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Old 11-29-2018, 12:18 PM
 
7,029 posts, read 1,706,378 times
Reputation: 4999

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This topic has me really outraged lately, just today, I saw a young man in Boone County, Indiana who was arrested for being what police described as a mid level marijuana dealer, apparently the police had been investigating him for the past year and finally made the arrest yesterday.


Another poster on another drug related thread here on CD, mentioned that "police are only doing their jobs, enforcing laws"...but just a few decades ago, police in the south were also 'just doing their jobs, enforcing the laws' in relation to where black people could go, eat, sit down, etc....more recently, police were again, just doing their jobs, enforcing laws in relation to sodomy/ gay laws.


I think this is a perfect fit for the Great debates board.


Its time more people disobey/ refuse to comply with drug laws, Ive said this before in other threads and usually many people will say things like "yeah and watch how fast you end up in jail"...but they dont stop to think, people fighting for civil rights went thru the same thing, MANY people were arrested numerous times in those days...but eventually, they were honored and recognized for doing these things.


Rosa Parks was a lady who REFUSED to obey the law about where she could sit down, police considered her a common criminal back then... Not the case today though!


I think we need to start holding police responsible for 'just doing their jobs' in relation to drug crimes.


We can all start doing our part, by NOT calling police if we see drug activity/ dealing/ using, etc. calling police on drug activity is pretty similar to those people in the south, that would call police if they saw black people doing something they were not supposed to be doing or being somewhere they shouldnt.


Another poster suggested juries to stop handing down guilty verdicts in drug cases, this is a good start too.


Can anyone else think of some good ideas how we can refuse to comply or disobey?

mod note - the OP advocates for citizens to disobey current drug laws. Agree or disagree and provide supporting evidence for your assertions.

Last edited by toosie; 11-29-2018 at 12:40 PM..

 
Old 11-29-2018, 12:55 PM
 
435 posts, read 190,280 times
Reputation: 982
I could disobey the drug laws. But are YOU willing to pay my mortgage, make sure the electricity stays on and my family gets fed because I wouldn't be able to pass a drug screen or arrested, losing my career job?

Some drug laws are there for reasons. The only drug law that should be abolished is marijuana. There's many people that are willing and able to work but can't get a job due to marijuana on drug screens.

Although most states that allow medical and/or recreational are dropping it from the testing. Also clearing the names and releasing offenders. Which I applaud with a standing ovation. Companies and people are hurt because of the test and are trying to alleviate that problem.

I'm one of those people that are looking to move out of this state to where that is happening. I shouldn't have to worry about being punished for doing something while off. Not just "to get high", but mainly medicinal due to PTSD and chronic pain that I endure. I've had surgeries and chiropractic visits. Nothing seems to help and I'm tired of hurting. My Dr won't prescribe opiods, which can be a good thing, and OTC meds like Tylenol and Ibuprofen takes the edge off. Only for a little while.
 
Old 11-29-2018, 01:42 PM
 
1,112 posts, read 932,176 times
Reputation: 1755
One of the biggest fallacies in the Drug War is that the police are just doing their jobs enforcing drug laws. That is simply not true. Not only does law enforcement advocate for the continuance of the current drug laws, as witnesses or lobbyists, they advocate for more of them. State legislatures and governors are willing to listen to law enforcement, no matter how biased or self serving their testimony actually is.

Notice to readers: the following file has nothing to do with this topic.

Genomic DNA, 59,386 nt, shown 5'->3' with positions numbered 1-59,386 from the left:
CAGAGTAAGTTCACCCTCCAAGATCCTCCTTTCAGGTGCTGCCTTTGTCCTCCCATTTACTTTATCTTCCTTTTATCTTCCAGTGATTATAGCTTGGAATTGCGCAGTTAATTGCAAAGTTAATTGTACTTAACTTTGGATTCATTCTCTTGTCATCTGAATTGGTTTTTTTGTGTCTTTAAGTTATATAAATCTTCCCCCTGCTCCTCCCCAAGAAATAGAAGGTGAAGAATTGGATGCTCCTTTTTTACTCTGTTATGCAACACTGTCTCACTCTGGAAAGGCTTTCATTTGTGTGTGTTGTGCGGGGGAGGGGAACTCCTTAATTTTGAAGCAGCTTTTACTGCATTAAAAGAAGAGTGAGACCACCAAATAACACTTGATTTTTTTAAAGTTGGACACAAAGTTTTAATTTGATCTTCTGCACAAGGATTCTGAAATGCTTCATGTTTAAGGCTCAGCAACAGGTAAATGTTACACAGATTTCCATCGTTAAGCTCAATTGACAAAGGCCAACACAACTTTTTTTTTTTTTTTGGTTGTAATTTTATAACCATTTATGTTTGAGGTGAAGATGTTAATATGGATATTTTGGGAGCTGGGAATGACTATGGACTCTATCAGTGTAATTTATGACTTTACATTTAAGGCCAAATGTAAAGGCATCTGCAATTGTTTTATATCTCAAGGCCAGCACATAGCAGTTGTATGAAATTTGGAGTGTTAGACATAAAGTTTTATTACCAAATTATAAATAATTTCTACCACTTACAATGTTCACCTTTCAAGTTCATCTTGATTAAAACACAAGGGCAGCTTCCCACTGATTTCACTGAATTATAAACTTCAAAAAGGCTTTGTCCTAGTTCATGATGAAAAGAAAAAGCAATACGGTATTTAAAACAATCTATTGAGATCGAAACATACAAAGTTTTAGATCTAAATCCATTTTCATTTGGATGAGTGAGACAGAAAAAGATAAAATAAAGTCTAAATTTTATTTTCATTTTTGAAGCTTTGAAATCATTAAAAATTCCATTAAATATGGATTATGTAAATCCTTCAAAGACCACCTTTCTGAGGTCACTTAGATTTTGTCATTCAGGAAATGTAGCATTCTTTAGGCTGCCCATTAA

As far as disobedience of citizens to unjust laws, you have to look at the possibility that you could be caught and incarcerated for a long period of time, because in America, it's all about punishment, for life if possible. Even if you do your time, most of America is not going to give you a second chance.

So unless you are prepared to face the consequences, most people are going to remain sheep. That may not be how they really want to live, but they may have others that depend on them, or circumstances where they've decided this is not their fight.

I also don't understand how those that think that the drug war didn't work against marijuana, but somehow that it will eventually work against the harder drugs. If you make something illegal, we've seen with marijuana, that it just makes it's use out of control, with questionable quality/safety, and MORE dangerous.

The only real solution is to legalize AND REGULATE all drugs. We should be treating addiction as what it is, a medical problem, not a legal one.

Until America recognizes these truths, we're not going to make progress on dealing with the consequences of all the hard drugs that are killing people, and affecting countless others related to and/or dependent on them.
 
Old 11-29-2018, 02:40 PM
 
Location: Cape Cod
10,144 posts, read 7,318,346 times
Reputation: 18363
If you don't like the laws then change them. It takes a daring individual to fly in the face of law enforcement and it generally does not end well for the "criminal". Once again if a law is unpopular than it needs to be changed through legal channels as what happened in my state a few years ago. I live in Mass. and in 2016 we were asked on the ballot if we the voters would approve of recreational marijuana. We already have medical weed. The measure was voted in and just last week (it took awhile) 2 pot shops opened with more to come.


You cannot blame Police for doing what we pay them for. Rosa Parks did break the law and her stand (actually a sit) eventually led to civil rights laws being changed. Marijuana use and possession is still a crime according to the Feds but in Mass you can possess up to one ounce legally.